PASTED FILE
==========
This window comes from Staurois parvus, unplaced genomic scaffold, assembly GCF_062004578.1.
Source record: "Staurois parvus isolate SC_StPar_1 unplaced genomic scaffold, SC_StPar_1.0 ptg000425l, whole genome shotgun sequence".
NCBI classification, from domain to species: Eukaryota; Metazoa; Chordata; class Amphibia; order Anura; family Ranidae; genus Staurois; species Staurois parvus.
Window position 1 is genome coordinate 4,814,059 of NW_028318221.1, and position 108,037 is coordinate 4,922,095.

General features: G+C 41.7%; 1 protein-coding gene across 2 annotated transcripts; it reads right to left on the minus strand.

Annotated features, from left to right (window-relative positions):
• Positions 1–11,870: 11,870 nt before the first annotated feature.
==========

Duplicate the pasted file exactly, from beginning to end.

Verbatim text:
This window comes from Staurois parvus, unplaced genomic scaffold, assembly GCF_062004578.1.
Source record: "Staurois parvus isolate SC_StPar_1 unplaced genomic scaffold, SC_StPar_1.0 ptg000425l, whole genome shotgun sequence".
NCBI classification, from domain to species: Eukaryota; Metazoa; Chordata; class Amphibia; order Anura; family Ranidae; genus Staurois; species Staurois parvus.
Window position 1 is genome coordinate 4,814,059 of NW_028318221.1, and position 108,037 is coordinate 4,922,095.

General features: G+C 41.7%; 1 protein-coding gene across 2 annotated transcripts; it reads right to left on the minus strand.

Annotated features, from left to right (window-relative positions):
• Positions 1–11,870: 11,870 nt before the first annotated feature.